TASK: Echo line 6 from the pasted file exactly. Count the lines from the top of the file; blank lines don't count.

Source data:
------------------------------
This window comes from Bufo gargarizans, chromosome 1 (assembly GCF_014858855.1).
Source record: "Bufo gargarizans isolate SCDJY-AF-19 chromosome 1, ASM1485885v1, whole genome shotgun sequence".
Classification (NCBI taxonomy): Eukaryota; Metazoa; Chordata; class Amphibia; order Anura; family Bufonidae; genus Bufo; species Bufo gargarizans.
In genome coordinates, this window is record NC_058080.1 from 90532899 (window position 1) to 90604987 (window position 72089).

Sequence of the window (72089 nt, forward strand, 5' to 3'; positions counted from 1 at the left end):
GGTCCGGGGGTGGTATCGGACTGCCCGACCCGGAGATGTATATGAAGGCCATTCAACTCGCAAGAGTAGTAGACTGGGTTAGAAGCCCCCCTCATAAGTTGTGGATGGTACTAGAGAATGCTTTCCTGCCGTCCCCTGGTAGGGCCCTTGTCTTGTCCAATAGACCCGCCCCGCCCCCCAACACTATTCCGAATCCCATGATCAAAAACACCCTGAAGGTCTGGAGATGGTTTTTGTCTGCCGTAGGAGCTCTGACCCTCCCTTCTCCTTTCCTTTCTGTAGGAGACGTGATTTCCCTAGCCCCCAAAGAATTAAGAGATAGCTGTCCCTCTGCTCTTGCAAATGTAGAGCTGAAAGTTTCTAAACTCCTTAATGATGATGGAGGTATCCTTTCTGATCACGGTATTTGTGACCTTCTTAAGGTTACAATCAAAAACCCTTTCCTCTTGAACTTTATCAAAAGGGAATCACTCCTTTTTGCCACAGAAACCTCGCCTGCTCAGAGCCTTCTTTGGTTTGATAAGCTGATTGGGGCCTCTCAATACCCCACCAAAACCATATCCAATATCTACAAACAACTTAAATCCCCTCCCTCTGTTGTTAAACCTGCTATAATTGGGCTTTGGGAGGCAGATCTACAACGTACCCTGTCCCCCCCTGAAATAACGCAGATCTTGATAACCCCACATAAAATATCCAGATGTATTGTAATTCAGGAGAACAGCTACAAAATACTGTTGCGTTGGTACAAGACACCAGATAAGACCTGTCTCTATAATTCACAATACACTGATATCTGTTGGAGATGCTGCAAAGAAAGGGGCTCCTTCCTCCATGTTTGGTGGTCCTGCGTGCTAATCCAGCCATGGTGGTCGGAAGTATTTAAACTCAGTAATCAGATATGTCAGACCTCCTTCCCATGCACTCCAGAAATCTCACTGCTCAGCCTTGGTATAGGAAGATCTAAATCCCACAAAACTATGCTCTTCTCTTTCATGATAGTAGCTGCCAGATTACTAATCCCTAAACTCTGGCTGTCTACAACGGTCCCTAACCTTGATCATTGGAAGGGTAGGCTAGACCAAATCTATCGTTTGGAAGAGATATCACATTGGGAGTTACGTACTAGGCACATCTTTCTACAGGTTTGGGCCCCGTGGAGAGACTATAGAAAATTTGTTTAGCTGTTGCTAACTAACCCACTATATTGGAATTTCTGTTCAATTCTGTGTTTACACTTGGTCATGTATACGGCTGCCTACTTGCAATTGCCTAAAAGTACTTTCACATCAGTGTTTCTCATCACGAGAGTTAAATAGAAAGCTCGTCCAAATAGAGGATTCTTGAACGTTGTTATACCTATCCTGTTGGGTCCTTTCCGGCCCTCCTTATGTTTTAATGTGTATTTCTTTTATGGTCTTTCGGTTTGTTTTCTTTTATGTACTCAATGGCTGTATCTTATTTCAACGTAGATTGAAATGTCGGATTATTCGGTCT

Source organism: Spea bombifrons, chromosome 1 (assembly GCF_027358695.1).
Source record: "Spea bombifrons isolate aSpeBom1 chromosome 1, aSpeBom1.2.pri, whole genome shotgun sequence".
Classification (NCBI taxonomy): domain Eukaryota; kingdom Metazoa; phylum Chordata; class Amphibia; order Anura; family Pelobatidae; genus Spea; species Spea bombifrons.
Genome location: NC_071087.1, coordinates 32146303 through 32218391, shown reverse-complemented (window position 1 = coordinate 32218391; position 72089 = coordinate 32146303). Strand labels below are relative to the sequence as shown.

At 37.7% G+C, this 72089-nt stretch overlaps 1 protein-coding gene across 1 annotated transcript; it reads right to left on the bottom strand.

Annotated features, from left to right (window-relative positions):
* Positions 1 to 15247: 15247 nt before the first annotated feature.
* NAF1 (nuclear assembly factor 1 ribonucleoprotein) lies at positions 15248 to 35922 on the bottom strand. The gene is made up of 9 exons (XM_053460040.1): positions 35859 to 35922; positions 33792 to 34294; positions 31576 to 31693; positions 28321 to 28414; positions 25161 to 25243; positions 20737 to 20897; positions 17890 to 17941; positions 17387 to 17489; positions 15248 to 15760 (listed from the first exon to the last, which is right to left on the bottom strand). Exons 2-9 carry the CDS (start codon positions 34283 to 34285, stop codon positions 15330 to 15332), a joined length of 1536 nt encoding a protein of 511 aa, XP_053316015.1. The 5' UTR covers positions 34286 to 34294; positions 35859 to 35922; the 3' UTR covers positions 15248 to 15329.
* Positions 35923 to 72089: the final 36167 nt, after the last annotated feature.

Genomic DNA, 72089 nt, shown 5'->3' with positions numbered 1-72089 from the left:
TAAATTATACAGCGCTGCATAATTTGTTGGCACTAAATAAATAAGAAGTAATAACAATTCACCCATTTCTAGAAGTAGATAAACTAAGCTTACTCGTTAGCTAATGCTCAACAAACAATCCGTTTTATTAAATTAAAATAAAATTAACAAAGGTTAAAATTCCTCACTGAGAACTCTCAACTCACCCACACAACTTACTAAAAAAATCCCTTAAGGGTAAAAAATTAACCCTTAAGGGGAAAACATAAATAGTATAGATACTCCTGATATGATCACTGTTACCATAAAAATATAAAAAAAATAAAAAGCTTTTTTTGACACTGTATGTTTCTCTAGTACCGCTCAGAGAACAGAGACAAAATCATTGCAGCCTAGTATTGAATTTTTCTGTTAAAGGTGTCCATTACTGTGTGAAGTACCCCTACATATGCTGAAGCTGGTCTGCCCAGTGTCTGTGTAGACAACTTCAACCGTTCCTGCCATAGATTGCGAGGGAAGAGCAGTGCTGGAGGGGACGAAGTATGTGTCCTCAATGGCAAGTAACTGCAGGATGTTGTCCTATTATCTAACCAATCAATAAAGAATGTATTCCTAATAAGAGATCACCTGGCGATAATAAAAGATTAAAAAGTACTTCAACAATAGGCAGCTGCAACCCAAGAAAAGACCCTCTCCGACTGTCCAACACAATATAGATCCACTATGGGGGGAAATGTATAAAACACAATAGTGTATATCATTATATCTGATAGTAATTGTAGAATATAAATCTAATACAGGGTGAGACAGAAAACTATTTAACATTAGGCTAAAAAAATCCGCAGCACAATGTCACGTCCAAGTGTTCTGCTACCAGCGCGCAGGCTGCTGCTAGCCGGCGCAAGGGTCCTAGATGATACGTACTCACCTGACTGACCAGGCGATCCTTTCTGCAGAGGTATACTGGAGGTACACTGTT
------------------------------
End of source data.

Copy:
GGTCCGGGGGTGGTATCGGACTGCCCGACCCGGAGATGTATATGAAGGCCATTCAACTCGCAAGAGTAGTAGACTGGGTTAGAAGCCCCCCTCATAAGTTGTGGATGGTACTAGAGAATGCTTTCCTGCCGTCCCCTGGTAGGGCCCTTGTCTTGTCCAATAGACCCGCCCCGCCCCCCAACACTATTCCGAATCCCATGATCAAAAACACCCTGAAGGTCTGGAGATGGTTTTTGTCTGCCGTAGGAGCTCTGACCCTCCCTTCTCCTTTCCTTTCTGTAGGAGACGTGATTTCCCTAGCCCCCAAAGAATTAAGAGATAGCTGTCCCTCTGCTCTTGCAAATGTAGAGCTGAAAGTTTCTAAACTCCTTAATGATGATGGAGGTATCCTTTCTGATCACGGTATTTGTGACCTTCTTAAGGTTACAATCAAAAACCCTTTCCTCTTGAACTTTATCAAAAGGGAATCACTCCTTTTTGCCACAGAAACCTCGCCTGCTCAGAGCCTTCTTTGGTTTGATAAGCTGATTGGGGCCTCTCAATACCCCACCAAAACCATATCCAATATCTACAAACAACTTAAATCCCCTCCCTCTGTTGTTAAACCTGCTATAATTGGGCTTTGGGAGGCAGATCTACAACGTACCCTGTCCCCCCCTGAAATAACGCAGATCTTGATAACCCCACATAAAATATCCAGATGTATTGTAATTCAGGAGAACAGCTACAAAATACTGTTGCGTTGGTACAAGACACCAGATAAGACCTGTCTCTATAATTCACAATACACTGATATCTGTTGGAGATGCTGCAAAGAAAGGGGCTCCTTCCTCCATGTTTGGTGGTCCTGCGTGCTAATCCAGCCATGGTGGTCGGAAGTATTTAAACTCAGTAATCAGATATGTCAGACCTCCTTCCCATGCACTCCAGAAATCTCACTGCTCAGCCTTGGTATAGGAAGATCTAAATCCCACAAAACTATGCTCTTCTCTTTCATGATAGTAGCTGCCAGATTACTAATCCCTAAACTCTGGCTGTCTACAACGGTCCCTAACCTTGATCATTGGAAGGGTAGGCTAGACCAAATCTATCGTTTGGAAGAGATATCACATTGGGAGTTACGTACTAGGCACATCTTTCTACAGGTTTGGGCCCCGTGGAGAGACTATAGAAAATTTGTTTAGCTGTTGCTAACTAACCCACTATATTGGAATTTCTGTTCAATTCTGTGTTTACACTTGGTCATGTATACGGCTGCCTACTTGCAATTGCCTAAAAGTACTTTCACATCAGTGTTTCTCATCACGAGAGTTAAATAGAAAGCTCGTCCAAATAGAGGATTCTTGAACGTTGTTATACCTATCCTGTTGGGTCCTTTCCGGCCCTCCTTATGTTTTAATGTGTATTTCTTTTATGGTCTTTCGGTTTGTTTTCTTTTATGTACTCAATGGCTGTATCTTATTTCAACGTAGATTGAAATGTCGGATTATTCGGTCT